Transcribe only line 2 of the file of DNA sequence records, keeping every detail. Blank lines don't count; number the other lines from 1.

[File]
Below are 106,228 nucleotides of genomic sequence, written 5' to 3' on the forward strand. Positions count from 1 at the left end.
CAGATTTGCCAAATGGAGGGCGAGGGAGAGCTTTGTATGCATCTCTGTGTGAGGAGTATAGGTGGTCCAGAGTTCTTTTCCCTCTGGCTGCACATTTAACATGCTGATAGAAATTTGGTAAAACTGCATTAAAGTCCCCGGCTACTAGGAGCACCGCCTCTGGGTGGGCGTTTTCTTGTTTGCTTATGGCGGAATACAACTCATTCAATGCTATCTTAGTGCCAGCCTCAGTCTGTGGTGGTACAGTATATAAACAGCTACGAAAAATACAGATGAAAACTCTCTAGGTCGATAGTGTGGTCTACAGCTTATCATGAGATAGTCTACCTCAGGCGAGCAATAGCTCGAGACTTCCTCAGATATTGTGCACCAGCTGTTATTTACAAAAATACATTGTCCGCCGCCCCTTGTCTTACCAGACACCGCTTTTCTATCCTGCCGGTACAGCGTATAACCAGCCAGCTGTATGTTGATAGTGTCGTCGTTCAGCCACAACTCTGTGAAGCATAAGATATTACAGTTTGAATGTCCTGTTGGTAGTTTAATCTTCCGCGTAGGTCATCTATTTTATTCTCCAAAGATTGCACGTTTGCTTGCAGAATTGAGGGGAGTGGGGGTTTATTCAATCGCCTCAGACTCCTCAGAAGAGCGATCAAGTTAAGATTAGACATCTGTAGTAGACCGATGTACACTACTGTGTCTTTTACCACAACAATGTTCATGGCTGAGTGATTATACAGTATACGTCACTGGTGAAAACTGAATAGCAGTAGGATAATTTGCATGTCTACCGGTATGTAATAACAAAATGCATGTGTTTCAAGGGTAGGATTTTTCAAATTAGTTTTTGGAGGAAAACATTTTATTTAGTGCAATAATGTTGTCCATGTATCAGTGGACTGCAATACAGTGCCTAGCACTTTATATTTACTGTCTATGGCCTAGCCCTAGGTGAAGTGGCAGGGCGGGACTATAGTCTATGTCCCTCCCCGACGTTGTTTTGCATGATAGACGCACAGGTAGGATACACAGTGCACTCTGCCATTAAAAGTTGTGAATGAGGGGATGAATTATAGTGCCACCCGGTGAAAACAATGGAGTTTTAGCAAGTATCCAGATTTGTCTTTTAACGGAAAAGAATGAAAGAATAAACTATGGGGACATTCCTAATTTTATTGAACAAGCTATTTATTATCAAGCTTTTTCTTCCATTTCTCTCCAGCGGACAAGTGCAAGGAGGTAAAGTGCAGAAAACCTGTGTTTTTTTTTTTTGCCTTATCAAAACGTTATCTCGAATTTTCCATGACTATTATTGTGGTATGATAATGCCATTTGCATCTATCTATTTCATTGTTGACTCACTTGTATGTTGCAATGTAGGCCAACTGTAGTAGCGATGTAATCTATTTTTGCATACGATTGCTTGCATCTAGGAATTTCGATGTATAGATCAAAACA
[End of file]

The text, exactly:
CAGATTTGCCAAATGGAGGGCGAGGGAGAGCTTTGTATGCATCTCTGTGTGAGGAGTATAGGTGGTCCAGAGTTCTTTTCCCTCTGGCTGCACATTTAACATGCTGATAGAAATTTGGTAAAACTGCATTAAAGTCCCCGGCTACTAGGAGCACCGCCTCTGGGTGGGCGTTTTCTTGTTTGCTTATGGCGGAATACAACTCATTCAATGCTATCTTAGTGCCAGCCTCAGTCTGTGGTGGTACAGTATATAAACAGCTACGAAAAATACAGATGAAAACTCTCTAGGTCGATAGTGTGGTCTACAGCTTATCATGAGATAGTCTACCTCAGGCGAGCAATAGCTCGAGACTTCCTCAGATATTGTGCACCAGCTGTTATTTACAAAAATACATTGTCCGCCGCCCCTTGTCTTACCAGACACCGCTTTTCTATCCTGCCGGTACAGCGTATAACCAGCCAGCTGTATGTTGATAGTGTCGTCGTTCAGCCACAACTCTGTGAAGCATAAGATATTACAGTTTGAATGTCCTGTTGGTAGTTTAATCTTCCGCGTAGGTCATCTATTTTATTCTCCAAAGATTGCACGTTTGCTTGCAGAATTGAGGGGAGTGGGGGTTTATTCAATCGCCTCAGACTCCTCAGAAGAGCGATCAAGTTAAGATTAGACATCTGTAGTAGACCGATGTACACTACTGTGTCTTTTACCACAACAATGTTCATGGCTGAGTGATTATACAGTATACGTCACTGGTGAAAACTGAATAGCAGTAGGATAATTTGCATGTCTACCGGTATGTAATAACAAAATGCATGTGTTTCAAGGGTAGGATTTTTCAAATTAGTTTTTGGAGGAAAACATTTTATTTAGTGCAATAATGTTGTCCATGTATCAGTGGACTGCAATACAGTGCCTAGCACTTTATATTTACTGTCTATGGCCTAGCCCTAGGTGAAGTGGCAGGGCGGGACTATAGTCTATGTCCCTCCCCGACGTTGTTTTGCATGATAGACGCACAGGTAGGATACACAGTGCACTCTGCCATTAAAAGTTGTGAATGAGGGGATGAATTATAGTGCCACCCGGTGAAAACAATGGAGTTTTAGCAAGTATCCAGATTTGTCTTTTAACGGAAAAGAATGAAAGAATAAACTATGGGGACATTCCTAATTTTATTGAACAAGCTATTTATTATCAAGCTTTTTCTTCCATTTCTCTCCAGCGGACAAGTGCAAGGAGGTAAAGTGCAGAAAACCTGTGTTTTTTTTTTTTGCCTTATCAAAACGTTATCTCGAATTTTCCATGACTATTATTGTGGTATGATAATGCCATTTGCATCTATCTATTTCATTGTTGACTCACTTGTATGTTGCAATGTAGGCCAACTGTAGTAGCGATGTAATCTATTTTTGCATACGATTGCTTGCATCTAGGAATTTCGATGTATAGATCAAAACA